To hold down costs, I decided not to replace the serviceable and sturdy original front door and sidelights. And although I’d enjoyed a turquoise door for many years, I decided to try a new color: a muddy chartreuse. I also painted the burnt-orange, chipped Saltillo tile on the front porch with nonslip porch paint. An indoor-outdoor porch rug recommended by Brick & Batten adds Southwest style and black-and-white contrast.
For those wanting specifics, here you go:
Body color: Olympic Mountains by Benjamin Moore, Regal Select, flat finish; for the brick, Romabio Masonry Flat tinted to match
Eave trim, gutters, and Hardie trim under windows: Cape May Cobblestone by Benjamin Moore, Aura, satin finish
Garage doors and front-door sidelights: Graphite by Benjamin Moore, Aura, satin finish
Front door: Wasabi by Benjamin Moore, Aura, semi-gloss finish
Front porch: Cape May Cobblestone by Benjamin Moore, Floor & Patio, low sheen finish with sand added for no-slip
A night view. The landscape lighting looks great with the new soft white. Also, before the house painting, I removed the berm of sedge to the right of the front door to put in a little gravel patio. Two black Polywood Adirondacks recently replaced old painted-wood Adirondacks I’d put there, which I discovered at first sitting were rotting and falling apart.
Tree shadows from downlights in the canopy
Here’s a quick look up the path in the side garden, where string lights along the lattice fence come on automatically for a few hours every night. Regular readers will remember the lattice panels I’d painted, backed with plexiglass mirrors, and hung along the blank garage wall to echo the lattice fence. When we took everything off the house for painting, I discovered that those were rotting and falling apart too. I replaced them with metal lattice panels that I found on Etsy by CoastalMetalArt. They will eventually acquire a rusty patina like the steel dish planter on the pedestal. I used spacers to hang them an inch off the wall to prevent rust stains. These will last forever, or at least as long as I’m around.
The ‘Opal’ variegated American agave took a bit of a freeze hit this winter, but it’ll recover. I’m still working toward my vision of balls scattered around it — glass gazing balls and small boxwood balls, with meadowy feathergrass, society garlic, and coreopsis weaving among them.
Out front, even though we had another hard freeze last night (in mid-March!) and another light freeze expected tonight, gopher plant (Euphorbia rigida) is flowering against equally sunny ‘Bright Edge’ yucca. Spring is on the verge.
Along the driveway, blue-green paleleaf yuccas (Y. pallida) and Wheeler’s sotol (Dasylirion wheeleri) look pretty against the fresh white paint. Up by the porch you can see a new dish planter packed with golden barrel cacti my neighbor passed along to me. I’ll share more about that soon, along with new plantings going in along the foundation.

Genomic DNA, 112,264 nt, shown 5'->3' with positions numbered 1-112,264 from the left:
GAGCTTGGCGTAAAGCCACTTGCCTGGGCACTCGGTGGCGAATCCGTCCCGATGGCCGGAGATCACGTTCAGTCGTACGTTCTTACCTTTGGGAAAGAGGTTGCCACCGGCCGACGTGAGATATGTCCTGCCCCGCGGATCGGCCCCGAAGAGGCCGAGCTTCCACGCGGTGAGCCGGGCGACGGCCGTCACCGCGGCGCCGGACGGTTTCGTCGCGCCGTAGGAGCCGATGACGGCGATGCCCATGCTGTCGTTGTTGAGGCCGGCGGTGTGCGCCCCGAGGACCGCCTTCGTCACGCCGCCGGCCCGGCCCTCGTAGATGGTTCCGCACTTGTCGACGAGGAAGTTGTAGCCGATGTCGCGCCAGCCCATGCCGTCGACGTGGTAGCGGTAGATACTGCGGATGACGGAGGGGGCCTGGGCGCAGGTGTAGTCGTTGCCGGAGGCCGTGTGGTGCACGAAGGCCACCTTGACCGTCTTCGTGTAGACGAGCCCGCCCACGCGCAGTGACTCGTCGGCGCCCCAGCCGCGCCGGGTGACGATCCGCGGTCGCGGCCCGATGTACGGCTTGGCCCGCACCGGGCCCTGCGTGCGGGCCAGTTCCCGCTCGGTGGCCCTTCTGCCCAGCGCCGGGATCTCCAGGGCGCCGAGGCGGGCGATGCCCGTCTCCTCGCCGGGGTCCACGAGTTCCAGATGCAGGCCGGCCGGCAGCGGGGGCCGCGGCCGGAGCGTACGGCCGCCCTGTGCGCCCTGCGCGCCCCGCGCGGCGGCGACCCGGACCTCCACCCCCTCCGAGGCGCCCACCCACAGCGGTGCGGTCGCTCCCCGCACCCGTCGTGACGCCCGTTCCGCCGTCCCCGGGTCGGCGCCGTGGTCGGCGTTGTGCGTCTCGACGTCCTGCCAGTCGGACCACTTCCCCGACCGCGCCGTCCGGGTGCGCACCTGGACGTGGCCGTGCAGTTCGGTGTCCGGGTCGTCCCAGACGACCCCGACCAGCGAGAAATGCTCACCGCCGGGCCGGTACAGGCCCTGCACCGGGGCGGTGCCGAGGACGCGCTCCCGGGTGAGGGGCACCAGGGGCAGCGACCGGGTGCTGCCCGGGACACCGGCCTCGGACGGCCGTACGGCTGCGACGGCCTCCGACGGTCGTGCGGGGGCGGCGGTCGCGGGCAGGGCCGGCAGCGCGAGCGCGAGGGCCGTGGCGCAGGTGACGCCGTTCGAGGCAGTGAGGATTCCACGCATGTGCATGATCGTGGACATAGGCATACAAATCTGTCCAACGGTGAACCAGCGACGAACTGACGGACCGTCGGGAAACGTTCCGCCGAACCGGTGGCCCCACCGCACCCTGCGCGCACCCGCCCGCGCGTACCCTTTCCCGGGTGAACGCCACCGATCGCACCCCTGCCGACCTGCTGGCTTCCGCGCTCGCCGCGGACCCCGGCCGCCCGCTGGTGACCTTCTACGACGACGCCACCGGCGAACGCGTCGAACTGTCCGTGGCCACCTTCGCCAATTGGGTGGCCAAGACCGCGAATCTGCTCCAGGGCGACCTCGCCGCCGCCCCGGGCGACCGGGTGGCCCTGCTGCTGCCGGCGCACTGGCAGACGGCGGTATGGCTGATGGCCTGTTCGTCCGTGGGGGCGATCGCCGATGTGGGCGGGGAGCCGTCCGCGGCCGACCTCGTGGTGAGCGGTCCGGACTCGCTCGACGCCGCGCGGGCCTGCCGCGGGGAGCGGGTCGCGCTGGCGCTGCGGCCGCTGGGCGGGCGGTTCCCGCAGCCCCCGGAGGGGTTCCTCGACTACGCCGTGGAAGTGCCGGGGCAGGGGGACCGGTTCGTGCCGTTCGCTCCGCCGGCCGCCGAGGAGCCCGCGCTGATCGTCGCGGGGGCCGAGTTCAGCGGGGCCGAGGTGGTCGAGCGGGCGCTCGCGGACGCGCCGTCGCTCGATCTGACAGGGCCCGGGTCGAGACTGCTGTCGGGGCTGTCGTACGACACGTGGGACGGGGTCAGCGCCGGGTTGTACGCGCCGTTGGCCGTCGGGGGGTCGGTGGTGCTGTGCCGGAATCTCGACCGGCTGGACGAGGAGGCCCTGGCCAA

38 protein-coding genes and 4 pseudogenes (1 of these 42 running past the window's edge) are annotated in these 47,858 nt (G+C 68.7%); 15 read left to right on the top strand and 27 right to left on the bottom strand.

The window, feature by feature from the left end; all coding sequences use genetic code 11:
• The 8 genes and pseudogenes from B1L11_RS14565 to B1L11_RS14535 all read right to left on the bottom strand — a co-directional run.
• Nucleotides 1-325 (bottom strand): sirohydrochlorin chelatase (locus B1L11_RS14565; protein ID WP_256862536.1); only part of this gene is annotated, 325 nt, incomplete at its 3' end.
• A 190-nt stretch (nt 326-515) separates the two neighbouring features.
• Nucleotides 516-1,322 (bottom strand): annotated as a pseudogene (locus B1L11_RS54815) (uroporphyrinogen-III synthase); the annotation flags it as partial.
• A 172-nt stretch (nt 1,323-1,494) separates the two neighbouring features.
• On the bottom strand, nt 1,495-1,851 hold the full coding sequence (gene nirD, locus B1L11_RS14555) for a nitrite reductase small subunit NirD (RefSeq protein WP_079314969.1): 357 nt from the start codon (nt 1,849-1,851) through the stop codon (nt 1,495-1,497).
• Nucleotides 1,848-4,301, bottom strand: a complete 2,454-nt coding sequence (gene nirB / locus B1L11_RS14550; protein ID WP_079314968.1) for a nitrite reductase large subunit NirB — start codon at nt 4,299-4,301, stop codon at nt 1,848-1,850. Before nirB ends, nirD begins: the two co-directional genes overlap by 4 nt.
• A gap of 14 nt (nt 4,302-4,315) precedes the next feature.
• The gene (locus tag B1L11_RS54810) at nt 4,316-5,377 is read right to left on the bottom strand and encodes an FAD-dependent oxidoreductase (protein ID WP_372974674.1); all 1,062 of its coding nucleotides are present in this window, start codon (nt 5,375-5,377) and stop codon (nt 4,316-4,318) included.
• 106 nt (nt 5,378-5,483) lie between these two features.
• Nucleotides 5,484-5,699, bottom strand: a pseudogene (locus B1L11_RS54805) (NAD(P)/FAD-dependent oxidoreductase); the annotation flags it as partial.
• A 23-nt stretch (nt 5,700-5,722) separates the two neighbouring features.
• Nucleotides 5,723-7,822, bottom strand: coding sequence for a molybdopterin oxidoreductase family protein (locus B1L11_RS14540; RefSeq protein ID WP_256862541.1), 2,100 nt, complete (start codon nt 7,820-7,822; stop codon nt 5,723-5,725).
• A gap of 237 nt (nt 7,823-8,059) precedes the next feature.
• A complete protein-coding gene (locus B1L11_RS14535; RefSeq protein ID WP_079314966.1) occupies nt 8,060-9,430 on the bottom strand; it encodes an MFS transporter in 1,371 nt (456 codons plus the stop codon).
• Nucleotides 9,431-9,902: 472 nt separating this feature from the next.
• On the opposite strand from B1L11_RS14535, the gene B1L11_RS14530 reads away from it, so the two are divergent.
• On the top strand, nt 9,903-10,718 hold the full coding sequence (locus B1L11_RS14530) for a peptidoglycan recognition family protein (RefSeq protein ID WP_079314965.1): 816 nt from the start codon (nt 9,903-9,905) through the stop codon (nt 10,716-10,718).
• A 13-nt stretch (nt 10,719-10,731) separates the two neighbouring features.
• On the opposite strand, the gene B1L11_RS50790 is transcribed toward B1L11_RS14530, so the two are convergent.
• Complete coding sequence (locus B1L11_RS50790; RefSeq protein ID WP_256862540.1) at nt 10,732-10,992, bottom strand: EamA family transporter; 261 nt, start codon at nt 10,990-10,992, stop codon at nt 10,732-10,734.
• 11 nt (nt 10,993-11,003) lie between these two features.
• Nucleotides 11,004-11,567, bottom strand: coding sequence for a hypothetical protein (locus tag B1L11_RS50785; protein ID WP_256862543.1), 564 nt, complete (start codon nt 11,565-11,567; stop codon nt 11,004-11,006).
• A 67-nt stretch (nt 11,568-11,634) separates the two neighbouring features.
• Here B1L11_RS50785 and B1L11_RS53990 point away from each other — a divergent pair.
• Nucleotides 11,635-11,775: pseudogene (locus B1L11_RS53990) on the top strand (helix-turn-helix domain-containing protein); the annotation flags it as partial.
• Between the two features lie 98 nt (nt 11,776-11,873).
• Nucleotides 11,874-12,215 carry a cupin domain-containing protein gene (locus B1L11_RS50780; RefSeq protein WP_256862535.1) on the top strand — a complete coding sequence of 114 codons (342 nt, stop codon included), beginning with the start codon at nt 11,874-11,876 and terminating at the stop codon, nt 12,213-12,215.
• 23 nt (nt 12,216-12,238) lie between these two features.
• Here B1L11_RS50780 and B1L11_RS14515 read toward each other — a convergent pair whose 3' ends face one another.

Thanks for following along on this lengthy brick-painting post! So, have YOU been contemplating painting dated brick? Or maybe you’ve already done it. Go on, share YOUR brick-painting adventure in the comments. Everyone’s doing it — ha!
I welcome your comments. Please scroll to the end of this post to leave one. If you’re reading in an email, click here to visit Digging and find the comment box at the end of each post. And hey, did someone forward this email to you, and you want to subscribe? Click here to get Digging delivered directly to your inbox!
Need design help with your yard? Hire me as your personal garden coach! Maybe you need replacement plant ideas after the big freeze. Or maybe your landscaping has grown tired, and you want fresh curb appeal. Or perhaps you’re ready to get rid of some lawn and create a pollinator garden, bird habitat, or hangout space for you and your friends. I’m here to help! Contact me to let me know what’s going on, and let’s figure it out together. My range is Austin and suburbs within a 25-min. drive of NW Austin, but I’m flexible and can travel farther with a surcharge, so let me know where you are. Weekday morning appts. only.
Attend the John Fairey Garden’s annual Budding Out Plant Sale & Festival on Saturday, March 19 in Hempstead. Rare and distinctive plants from the garden’s nursery and other vendors will be available, plus art, ceramics, jewelry, food, music, and entertainment for the whole family. Open 10 am to 4 pm. Members get first dibsat the plant sale with 9 am entry (memberships available at the gate). Check the webpage for a continually updated vendor list.
Join the mailing list for Garden Spark! Hungry to learn about garden design from the experts? I’m hosting a series of talks by inspiring garden designers, landscape architects, and authors a few times a year in Austin. Check out the 2021-22 schedule. These are limited-attendance events that sell out quickly, so join the Garden Spark email list to be notified in advance. Simply click this link and ask to be added.